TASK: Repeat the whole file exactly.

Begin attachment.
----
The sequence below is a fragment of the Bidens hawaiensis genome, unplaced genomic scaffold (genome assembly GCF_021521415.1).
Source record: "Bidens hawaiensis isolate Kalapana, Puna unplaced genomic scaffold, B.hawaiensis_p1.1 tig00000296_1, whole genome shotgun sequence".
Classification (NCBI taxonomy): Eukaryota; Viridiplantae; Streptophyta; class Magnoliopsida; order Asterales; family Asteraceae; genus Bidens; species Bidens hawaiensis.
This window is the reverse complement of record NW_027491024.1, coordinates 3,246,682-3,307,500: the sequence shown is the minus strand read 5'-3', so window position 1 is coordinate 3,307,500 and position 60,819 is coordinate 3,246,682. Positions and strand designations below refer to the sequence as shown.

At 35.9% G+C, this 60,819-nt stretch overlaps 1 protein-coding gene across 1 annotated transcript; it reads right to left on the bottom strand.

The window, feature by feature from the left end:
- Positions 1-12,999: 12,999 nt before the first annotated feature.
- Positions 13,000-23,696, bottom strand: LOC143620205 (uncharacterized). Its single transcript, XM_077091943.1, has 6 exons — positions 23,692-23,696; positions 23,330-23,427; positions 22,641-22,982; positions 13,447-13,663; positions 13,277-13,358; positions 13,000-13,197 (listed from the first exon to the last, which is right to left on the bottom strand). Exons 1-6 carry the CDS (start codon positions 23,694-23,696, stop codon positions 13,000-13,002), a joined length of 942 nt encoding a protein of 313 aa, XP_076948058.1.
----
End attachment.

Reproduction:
The sequence below is a fragment of the Bidens hawaiensis genome, unplaced genomic scaffold (genome assembly GCF_021521415.1).
Source record: "Bidens hawaiensis isolate Kalapana, Puna unplaced genomic scaffold, B.hawaiensis_p1.1 tig00000296_1, whole genome shotgun sequence".
Classification (NCBI taxonomy): Eukaryota; Viridiplantae; Streptophyta; class Magnoliopsida; order Asterales; family Asteraceae; genus Bidens; species Bidens hawaiensis.
This window is the reverse complement of record NW_027491024.1, coordinates 3,246,682-3,307,500: the sequence shown is the minus strand read 5'-3', so window position 1 is coordinate 3,307,500 and position 60,819 is coordinate 3,246,682. Positions and strand designations below refer to the sequence as shown.

At 35.9% G+C, this 60,819-nt stretch overlaps 1 protein-coding gene across 1 annotated transcript; it reads right to left on the bottom strand.

The window, feature by feature from the left end:
- Positions 1-12,999: 12,999 nt before the first annotated feature.
- Positions 13,000-23,696, bottom strand: LOC143620205 (uncharacterized). Its single transcript, XM_077091943.1, has 6 exons — positions 23,692-23,696; positions 23,330-23,427; positions 22,641-22,982; positions 13,447-13,663; positions 13,277-13,358; positions 13,000-13,197 (listed from the first exon to the last, which is right to left on the bottom strand). Exons 1-6 carry the CDS (start codon positions 23,694-23,696, stop codon positions 13,000-13,002), a joined length of 942 nt encoding a protein of 313 aa, XP_076948058.1.